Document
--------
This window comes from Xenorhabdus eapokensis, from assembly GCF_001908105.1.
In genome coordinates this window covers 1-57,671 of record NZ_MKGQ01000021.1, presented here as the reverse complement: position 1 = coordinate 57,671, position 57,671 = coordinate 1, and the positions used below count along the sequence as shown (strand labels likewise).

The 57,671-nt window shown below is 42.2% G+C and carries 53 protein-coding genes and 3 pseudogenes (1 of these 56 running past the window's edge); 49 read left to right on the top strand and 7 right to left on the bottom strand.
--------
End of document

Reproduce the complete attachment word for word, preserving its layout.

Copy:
This window comes from Xenorhabdus eapokensis, from assembly GCF_001908105.1.
In genome coordinates this window covers 1-57,671 of record NZ_MKGQ01000021.1, presented here as the reverse complement: position 1 = coordinate 57,671, position 57,671 = coordinate 1, and the positions used below count along the sequence as shown (strand labels likewise).

The 57,671-nt window shown below is 42.2% G+C and carries 53 protein-coding genes and 3 pseudogenes (1 of these 56 running past the window's edge); 49 read left to right on the top strand and 7 right to left on the bottom strand.